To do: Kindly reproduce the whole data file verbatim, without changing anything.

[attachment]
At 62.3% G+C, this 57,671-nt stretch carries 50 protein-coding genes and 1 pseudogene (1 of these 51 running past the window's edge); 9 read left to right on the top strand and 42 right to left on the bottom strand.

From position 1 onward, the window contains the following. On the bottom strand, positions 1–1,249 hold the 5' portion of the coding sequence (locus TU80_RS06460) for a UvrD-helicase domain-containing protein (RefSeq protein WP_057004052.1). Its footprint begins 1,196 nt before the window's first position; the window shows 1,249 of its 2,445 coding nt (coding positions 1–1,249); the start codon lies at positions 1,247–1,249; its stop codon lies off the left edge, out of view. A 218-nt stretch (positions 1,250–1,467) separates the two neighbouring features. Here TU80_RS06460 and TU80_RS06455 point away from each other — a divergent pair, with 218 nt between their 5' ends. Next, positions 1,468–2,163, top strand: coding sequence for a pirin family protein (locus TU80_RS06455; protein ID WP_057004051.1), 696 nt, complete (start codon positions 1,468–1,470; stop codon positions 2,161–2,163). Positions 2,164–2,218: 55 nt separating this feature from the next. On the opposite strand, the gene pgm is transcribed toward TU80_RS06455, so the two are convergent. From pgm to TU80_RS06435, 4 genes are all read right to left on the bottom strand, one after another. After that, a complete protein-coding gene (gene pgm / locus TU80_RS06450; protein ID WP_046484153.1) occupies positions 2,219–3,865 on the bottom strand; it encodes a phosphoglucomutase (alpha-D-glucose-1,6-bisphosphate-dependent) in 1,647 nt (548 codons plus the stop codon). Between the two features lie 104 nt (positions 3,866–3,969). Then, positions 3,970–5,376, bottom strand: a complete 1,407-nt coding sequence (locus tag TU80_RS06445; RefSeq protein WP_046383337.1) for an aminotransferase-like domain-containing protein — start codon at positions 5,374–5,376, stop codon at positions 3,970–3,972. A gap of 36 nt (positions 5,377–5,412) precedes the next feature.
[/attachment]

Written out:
At 62.3% G+C, this 57,671-nt stretch carries 50 protein-coding genes and 1 pseudogene (1 of these 51 running past the window's edge); 9 read left to right on the top strand and 42 right to left on the bottom strand.

From position 1 onward, the window contains the following. On the bottom strand, positions 1–1,249 hold the 5' portion of the coding sequence (locus TU80_RS06460) for a UvrD-helicase domain-containing protein (RefSeq protein WP_057004052.1). Its footprint begins 1,196 nt before the window's first position; the window shows 1,249 of its 2,445 coding nt (coding positions 1–1,249); the start codon lies at positions 1,247–1,249; its stop codon lies off the left edge, out of view. A 218-nt stretch (positions 1,250–1,467) separates the two neighbouring features. Here TU80_RS06460 and TU80_RS06455 point away from each other — a divergent pair, with 218 nt between their 5' ends. Next, positions 1,468–2,163, top strand: coding sequence for a pirin family protein (locus TU80_RS06455; protein ID WP_057004051.1), 696 nt, complete (start codon positions 1,468–1,470; stop codon positions 2,161–2,163). Positions 2,164–2,218: 55 nt separating this feature from the next. On the opposite strand, the gene pgm is transcribed toward TU80_RS06455, so the two are convergent. From pgm to TU80_RS06435, 4 genes are all read right to left on the bottom strand, one after another. After that, a complete protein-coding gene (gene pgm / locus TU80_RS06450; protein ID WP_046484153.1) occupies positions 2,219–3,865 on the bottom strand; it encodes a phosphoglucomutase (alpha-D-glucose-1,6-bisphosphate-dependent) in 1,647 nt (548 codons plus the stop codon). Between the two features lie 104 nt (positions 3,866–3,969). Then, positions 3,970–5,376, bottom strand: a complete 1,407-nt coding sequence (locus tag TU80_RS06445; RefSeq protein WP_046383337.1) for an aminotransferase-like domain-containing protein — start codon at positions 5,374–5,376, stop codon at positions 3,970–3,972. A gap of 36 nt (positions 5,377–5,412) precedes the next feature.